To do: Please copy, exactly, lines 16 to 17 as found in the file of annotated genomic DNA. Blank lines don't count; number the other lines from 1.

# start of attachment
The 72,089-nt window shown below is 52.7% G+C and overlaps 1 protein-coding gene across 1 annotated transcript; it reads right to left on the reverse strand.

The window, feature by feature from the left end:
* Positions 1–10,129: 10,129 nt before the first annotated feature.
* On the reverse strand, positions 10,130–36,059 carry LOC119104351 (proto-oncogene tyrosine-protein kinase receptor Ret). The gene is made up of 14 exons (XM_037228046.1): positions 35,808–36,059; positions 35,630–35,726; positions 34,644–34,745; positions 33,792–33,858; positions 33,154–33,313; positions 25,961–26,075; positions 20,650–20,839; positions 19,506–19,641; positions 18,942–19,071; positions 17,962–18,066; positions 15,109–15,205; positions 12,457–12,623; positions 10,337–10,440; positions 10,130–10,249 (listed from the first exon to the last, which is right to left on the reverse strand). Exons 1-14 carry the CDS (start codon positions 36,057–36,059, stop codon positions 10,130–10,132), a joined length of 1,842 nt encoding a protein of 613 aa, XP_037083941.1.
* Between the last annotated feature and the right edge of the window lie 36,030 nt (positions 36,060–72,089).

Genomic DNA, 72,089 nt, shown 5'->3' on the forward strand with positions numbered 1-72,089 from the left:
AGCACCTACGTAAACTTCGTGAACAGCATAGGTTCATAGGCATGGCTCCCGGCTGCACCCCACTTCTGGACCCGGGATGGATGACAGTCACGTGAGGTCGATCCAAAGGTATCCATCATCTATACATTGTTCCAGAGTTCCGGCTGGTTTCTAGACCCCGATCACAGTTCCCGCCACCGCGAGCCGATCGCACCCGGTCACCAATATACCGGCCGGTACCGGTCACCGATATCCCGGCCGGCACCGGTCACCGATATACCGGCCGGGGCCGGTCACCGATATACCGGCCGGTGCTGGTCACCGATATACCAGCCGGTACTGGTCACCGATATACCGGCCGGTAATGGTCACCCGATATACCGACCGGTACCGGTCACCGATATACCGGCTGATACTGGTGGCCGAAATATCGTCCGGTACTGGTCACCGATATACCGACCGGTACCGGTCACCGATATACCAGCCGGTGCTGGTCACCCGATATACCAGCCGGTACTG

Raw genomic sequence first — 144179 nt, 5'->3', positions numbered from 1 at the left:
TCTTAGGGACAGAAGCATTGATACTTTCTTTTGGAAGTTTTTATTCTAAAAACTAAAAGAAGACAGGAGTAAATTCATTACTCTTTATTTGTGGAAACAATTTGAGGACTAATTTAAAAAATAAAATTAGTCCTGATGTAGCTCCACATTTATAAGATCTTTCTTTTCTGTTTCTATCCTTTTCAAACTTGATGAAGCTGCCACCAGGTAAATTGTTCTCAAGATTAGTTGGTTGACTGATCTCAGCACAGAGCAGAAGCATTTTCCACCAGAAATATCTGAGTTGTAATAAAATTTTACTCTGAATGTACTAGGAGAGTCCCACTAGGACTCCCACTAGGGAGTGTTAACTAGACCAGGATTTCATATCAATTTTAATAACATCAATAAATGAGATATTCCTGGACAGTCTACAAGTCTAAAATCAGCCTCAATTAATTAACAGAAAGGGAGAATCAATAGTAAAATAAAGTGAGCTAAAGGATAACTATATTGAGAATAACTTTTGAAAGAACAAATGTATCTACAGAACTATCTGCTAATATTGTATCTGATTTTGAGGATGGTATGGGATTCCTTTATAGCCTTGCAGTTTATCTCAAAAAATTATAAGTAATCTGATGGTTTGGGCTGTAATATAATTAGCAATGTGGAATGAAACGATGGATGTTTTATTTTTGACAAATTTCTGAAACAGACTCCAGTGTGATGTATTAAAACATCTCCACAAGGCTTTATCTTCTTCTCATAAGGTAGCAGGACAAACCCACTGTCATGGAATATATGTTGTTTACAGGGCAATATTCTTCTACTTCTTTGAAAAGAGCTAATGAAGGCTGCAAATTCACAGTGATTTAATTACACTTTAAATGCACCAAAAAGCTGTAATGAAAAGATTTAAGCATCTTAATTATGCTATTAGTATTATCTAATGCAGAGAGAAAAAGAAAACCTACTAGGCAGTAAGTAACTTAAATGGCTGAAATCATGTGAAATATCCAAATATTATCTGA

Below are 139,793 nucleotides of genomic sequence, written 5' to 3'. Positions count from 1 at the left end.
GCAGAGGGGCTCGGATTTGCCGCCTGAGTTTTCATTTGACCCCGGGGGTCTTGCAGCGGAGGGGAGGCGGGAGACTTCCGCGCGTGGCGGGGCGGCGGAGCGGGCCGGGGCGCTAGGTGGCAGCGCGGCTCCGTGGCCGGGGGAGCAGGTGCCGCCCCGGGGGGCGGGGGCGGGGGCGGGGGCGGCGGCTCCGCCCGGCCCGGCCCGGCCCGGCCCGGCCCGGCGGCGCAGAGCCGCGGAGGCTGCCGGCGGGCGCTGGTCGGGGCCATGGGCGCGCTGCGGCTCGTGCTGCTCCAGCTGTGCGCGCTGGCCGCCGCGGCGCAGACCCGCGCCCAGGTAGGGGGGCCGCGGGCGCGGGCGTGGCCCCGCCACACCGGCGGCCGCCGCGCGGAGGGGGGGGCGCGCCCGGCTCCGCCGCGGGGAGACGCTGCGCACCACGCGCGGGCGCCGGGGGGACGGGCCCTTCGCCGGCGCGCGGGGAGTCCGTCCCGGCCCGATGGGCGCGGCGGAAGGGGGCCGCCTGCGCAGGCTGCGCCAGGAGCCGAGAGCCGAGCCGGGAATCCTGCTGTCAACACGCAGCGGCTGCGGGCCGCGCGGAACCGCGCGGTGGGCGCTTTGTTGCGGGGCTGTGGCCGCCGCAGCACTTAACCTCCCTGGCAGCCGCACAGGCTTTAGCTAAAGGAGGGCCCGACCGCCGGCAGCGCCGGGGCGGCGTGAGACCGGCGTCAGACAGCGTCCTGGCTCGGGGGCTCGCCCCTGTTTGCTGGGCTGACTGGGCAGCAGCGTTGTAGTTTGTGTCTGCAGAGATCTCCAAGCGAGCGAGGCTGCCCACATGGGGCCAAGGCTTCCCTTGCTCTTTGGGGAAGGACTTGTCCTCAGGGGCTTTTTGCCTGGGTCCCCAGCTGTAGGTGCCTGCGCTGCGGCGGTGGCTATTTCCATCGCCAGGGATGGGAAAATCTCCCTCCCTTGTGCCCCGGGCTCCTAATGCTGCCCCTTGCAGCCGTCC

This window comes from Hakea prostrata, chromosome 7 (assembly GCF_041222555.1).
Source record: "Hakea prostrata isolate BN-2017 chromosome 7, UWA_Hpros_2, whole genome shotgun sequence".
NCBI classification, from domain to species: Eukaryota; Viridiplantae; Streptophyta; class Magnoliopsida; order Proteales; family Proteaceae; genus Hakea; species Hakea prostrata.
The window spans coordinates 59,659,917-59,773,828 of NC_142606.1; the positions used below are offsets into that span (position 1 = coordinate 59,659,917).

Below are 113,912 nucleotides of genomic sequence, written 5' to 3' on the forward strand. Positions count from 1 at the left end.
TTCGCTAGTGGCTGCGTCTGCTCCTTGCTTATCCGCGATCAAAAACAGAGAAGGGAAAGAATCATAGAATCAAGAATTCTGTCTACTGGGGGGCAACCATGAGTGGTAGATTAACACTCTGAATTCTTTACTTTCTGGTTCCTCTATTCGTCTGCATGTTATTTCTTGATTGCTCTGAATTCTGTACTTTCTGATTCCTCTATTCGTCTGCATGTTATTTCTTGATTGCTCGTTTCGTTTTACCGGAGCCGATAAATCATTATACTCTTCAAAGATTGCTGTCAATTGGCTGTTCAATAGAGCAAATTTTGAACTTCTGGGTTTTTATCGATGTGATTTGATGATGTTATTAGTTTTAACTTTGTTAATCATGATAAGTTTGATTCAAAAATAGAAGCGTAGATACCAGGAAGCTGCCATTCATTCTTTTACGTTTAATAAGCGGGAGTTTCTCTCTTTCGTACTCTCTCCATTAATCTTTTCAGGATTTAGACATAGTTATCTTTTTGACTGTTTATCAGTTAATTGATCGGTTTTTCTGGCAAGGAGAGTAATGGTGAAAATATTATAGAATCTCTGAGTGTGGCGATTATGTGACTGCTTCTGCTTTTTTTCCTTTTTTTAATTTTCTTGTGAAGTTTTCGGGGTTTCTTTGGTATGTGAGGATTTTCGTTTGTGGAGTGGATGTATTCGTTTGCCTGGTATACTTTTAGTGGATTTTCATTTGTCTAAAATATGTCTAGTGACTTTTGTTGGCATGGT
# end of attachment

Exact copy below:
Below are 113,912 nucleotides of genomic sequence, written 5' to 3' on the forward strand. Positions count from 1 at the left end.
TTCGCTAGTGGCTGCGTCTGCTCCTTGCTTATCCGCGATCAAAAACAGAGAAGGGAAAGAATCATAGAATCAAGAATTCTGTCTACTGGGGGGCAACCATGAGTGGTAGATTAACACTCTGAATTCTTTACTTTCTGGTTCCTCTATTCGTCTGCATGTTATTTCTTGATTGCTCTGAATTCTGTACTTTCTGATTCCTCTATTCGTCTGCATGTTATTTCTTGATTGCTCGTTTCGTTTTACCGGAGCCGATAAATCATTATACTCTTCAAAGATTGCTGTCAATTGGCTGTTCAATAGAGCAAATTTTGAACTTCTGGGTTTTTATCGATGTGATTTGATGATGTTATTAGTTTTAACTTTGTTAATCATGATAAGTTTGATTCAAAAATAGAAGCGTAGATACCAGGAAGCTGCCATTCATTCTTTTACGTTTAATAAGCGGGAGTTTCTCTCTTTCGTACTCTCTCCATTAATCTTTTCAGGATTTAGACATAGTTATCTTTTTGACTGTTTATCAGTTAATTGATCGGTTTTTCTGGCAAGGAGAGTAATGGTGAAAATATTATAGAATCTCTGAGTGTGGCGATTATGTGACTGCTTCTGCTTTTTTTCCTTTTTTTAATTTTCTTGTGAAGTTTTCGGGGTTTCTTTGGTATGTGAGGATTTTCGTTTGTGGAGTGGATGTATTCGTTTGCCTGGTATACTTTTAGTGGATTTTCATTTGTCTAAAATATGTCTAGTGACTTTTGTTGGCATGGT